that is possible. We have made society that way. So if you take the
decision to home a cat you also take with it the responsibility of
making sure its needs are met - and that means ensuring it is safe and
well looked after. To call people abusers for keeping cats indoors in
a stable environment is just preposterous.


When you take on the responsibility of homing any pet, one of the
important aspects is providing a proper environment for it. Cats need
space to roam, that is part of their nature. Dogs can't be given that
for human safety reasons. Hamsters are not native to the UK, but need
proper housing. People, unless imprisoned for a crime, do have a large
degree of freedom.

Jacqueline
(UK)


--
Bob.

Cats know what we feel. They don't always care, but they know.
  #18  
Old February 6th 04, 01:55 AM
Gee
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Posts: n/a
Default


"Bob Brenchley." wrote in message

Foxes have never been known to harm a healthy cat.


Actually, not true. And if you don't believe me (which you will not, because
you always know everything the best, and instead will call me names he he,
which I will not see because I am about to killfile you again like I have in
other newsgroups,) check with RSPCA. They are the ones who confirmed to me
that they do get cats attacked by foxes in. So even though cats may not be
fox's first preference, if they are hungry enough they'll go for it.

Gee


  #19  
Old February 6th 04, 01:55 AM
Gee
external usenet poster
 
Posts: n/a
Default


"Bob Brenchley." wrote in message

Foxes have never been known to harm a healthy cat.


Actually, not true. And if you don't believe me (which you will not, because
you always know everything the best, and instead will call me names he he,
which I will not see because I am about to killfile you again like I have in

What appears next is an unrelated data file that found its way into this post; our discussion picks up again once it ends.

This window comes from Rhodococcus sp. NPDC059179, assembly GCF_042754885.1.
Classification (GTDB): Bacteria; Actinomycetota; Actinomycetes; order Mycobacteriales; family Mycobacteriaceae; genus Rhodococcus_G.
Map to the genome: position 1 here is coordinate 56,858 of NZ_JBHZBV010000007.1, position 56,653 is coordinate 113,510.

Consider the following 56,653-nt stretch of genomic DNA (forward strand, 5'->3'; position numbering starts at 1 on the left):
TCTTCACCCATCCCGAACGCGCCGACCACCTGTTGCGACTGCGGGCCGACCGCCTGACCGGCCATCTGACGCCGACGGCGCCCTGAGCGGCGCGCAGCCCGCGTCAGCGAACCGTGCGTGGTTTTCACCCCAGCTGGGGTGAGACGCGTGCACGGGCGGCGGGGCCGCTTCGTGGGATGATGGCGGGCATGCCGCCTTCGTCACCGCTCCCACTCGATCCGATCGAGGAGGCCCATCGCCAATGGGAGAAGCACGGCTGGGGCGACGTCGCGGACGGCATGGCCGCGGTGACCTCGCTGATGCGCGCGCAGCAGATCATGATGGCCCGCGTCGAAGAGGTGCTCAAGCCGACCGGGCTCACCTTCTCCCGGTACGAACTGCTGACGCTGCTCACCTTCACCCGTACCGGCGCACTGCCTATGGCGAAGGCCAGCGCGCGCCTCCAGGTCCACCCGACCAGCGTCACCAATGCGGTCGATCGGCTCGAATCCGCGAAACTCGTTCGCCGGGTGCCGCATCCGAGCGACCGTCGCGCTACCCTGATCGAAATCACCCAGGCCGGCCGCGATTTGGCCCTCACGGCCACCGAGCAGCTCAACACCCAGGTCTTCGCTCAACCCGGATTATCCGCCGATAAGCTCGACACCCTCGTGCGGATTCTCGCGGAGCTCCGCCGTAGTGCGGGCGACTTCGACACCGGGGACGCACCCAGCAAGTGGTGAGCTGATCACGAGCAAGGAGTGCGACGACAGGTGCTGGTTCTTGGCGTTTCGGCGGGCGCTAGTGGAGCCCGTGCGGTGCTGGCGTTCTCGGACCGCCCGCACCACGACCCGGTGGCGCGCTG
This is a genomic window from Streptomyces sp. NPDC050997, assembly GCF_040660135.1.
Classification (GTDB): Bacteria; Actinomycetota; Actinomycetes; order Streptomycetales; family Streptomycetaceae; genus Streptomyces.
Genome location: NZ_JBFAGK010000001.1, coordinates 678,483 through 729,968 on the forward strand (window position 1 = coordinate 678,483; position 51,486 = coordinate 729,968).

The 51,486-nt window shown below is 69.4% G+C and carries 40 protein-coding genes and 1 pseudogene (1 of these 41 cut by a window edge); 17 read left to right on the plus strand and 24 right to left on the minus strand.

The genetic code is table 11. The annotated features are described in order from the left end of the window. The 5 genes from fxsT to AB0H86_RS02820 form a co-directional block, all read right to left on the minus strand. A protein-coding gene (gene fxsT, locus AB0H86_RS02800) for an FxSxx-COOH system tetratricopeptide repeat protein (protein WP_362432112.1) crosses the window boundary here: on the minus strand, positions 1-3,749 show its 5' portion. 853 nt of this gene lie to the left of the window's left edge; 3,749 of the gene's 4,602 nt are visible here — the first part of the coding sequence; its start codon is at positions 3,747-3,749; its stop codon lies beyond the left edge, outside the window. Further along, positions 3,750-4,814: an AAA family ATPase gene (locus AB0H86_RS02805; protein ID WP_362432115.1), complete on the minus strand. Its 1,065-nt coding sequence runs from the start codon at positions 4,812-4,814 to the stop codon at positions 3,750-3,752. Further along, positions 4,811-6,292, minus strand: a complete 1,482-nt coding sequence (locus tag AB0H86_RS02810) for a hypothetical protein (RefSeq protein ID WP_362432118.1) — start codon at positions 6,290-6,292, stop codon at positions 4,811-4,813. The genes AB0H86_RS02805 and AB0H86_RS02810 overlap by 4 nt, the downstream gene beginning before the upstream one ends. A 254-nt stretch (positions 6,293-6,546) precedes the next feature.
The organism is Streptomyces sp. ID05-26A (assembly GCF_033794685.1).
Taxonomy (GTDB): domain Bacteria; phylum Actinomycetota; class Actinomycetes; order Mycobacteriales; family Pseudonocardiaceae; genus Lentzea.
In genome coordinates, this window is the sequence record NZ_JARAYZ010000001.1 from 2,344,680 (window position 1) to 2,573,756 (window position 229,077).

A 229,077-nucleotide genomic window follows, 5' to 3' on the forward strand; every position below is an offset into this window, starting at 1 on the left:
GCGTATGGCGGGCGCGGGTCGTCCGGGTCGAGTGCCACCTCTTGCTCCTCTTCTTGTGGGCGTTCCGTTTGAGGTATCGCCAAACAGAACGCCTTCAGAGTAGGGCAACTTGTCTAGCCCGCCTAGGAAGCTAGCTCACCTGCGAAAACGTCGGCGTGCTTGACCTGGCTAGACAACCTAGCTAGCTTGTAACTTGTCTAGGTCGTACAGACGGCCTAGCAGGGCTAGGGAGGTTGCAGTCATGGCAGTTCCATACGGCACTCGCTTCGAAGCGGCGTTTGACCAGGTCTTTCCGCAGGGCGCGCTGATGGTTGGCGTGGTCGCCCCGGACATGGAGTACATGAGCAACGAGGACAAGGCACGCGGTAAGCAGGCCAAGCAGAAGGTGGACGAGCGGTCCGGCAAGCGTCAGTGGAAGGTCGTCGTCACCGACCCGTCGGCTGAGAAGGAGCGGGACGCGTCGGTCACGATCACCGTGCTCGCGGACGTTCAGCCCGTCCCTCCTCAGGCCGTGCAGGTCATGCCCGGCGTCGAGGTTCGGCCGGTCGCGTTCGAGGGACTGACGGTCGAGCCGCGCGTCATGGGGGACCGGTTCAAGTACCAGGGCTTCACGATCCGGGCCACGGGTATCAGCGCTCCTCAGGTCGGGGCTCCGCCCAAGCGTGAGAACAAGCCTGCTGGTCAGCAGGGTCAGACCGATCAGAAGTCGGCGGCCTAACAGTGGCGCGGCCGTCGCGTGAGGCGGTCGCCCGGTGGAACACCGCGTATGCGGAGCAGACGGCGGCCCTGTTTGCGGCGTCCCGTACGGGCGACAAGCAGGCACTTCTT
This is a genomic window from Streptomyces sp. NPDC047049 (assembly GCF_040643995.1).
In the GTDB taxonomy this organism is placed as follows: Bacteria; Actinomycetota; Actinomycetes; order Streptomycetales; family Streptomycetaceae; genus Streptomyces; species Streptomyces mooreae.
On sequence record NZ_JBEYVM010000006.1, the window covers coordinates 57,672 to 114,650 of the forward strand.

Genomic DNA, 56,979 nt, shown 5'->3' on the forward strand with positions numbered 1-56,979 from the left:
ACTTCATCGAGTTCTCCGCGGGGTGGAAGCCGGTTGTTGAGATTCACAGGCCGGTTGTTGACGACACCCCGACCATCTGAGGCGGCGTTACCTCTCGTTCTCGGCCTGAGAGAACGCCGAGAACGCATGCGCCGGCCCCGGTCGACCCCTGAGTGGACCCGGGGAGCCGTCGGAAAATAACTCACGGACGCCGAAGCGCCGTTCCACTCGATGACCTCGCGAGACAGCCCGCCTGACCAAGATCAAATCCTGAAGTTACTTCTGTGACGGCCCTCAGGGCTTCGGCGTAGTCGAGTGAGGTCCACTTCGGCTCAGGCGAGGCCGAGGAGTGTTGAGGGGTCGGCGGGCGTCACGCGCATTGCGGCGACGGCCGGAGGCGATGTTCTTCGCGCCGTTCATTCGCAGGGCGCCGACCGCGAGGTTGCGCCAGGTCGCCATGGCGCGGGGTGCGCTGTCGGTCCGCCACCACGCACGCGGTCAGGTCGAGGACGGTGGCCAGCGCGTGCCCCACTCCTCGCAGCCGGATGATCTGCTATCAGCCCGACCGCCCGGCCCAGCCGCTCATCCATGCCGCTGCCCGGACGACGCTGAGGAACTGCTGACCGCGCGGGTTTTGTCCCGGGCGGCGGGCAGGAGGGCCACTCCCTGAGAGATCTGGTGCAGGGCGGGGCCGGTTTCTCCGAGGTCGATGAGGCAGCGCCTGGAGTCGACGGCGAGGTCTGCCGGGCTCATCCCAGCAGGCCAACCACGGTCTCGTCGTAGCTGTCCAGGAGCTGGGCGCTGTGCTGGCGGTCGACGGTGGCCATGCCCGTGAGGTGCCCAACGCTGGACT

other newsgroups,) check with RSPCA. They are the ones who confirmed to me
that they do get cats attacked by foxes in. So even though cats may not be
fox's first preference, if they are hungry enough they'll go for it.

Gee


  #20  
Old February 6th 04, 01:20 PM
Jacqueline
external usenet poster
 
Posts: n/a
Default

On Thu, 05 Feb 2004 22:56:58 +0000, Bob Brenchley.
wrote:

On Thu, 05 Feb 2004 20:34:26 +0000, Jacqueline
wrote:

Of course cats should be free to roam, - so should
dogs/budgies/hamsters/people - but there are very few places where
that is possible. We have made society that way. So if you take the
decision to home a cat you also take with it the responsibility of
making sure its needs are met - and that means ensuring it is safe and
well looked after. To call people abusers for keeping cats indoors in
a stable environment is just preposterous.


When you take on the responsibility of homing any pet, one of the
important aspects is providing a proper environment for it. Cats need
space to roam, that is part of their nature.


It's part of every animal's 'nature' to roam, establish territory and
find food but we've moved on slightly from the laws of the jungle.
Cats have been domesticated and as such are provided with food,
shelter and territory. They adapt to their environment, just like we
adapt to the structures imposed on us.

Dogs can't be given that for human safety reasons.


Foxes are essentially canine but they have 'freedom to roam' and don't
attack humans. You only think it's normal for dogs to be walked around
on leads because that's your experience.

Hamsters are not native to the UK,


Nor are cats, they were introduced by the Romans.

but need proper housing.


In a cage? Why can't they be let out to roam? Because they might get
eaten or killed? Ah, but it's their nature to forage for food!

People, unless imprisoned for a crime, do have a large
degree of freedom.


We don't have freedom to do as we please. You can't wander onto
someone's land and claim it as your own. You can't go around killing
people and eating them just 'cos you're hungry. We impose rules for
the sake of our civilisation - and that includes allowing animals in
our care to have a healthy, fulfilled, good life. It's your opinion
that cats need access to fields and roads to have that, but many
millions with happy indoor cat owners would disagree, so you can't
claim your opinion is any more valid than theirs.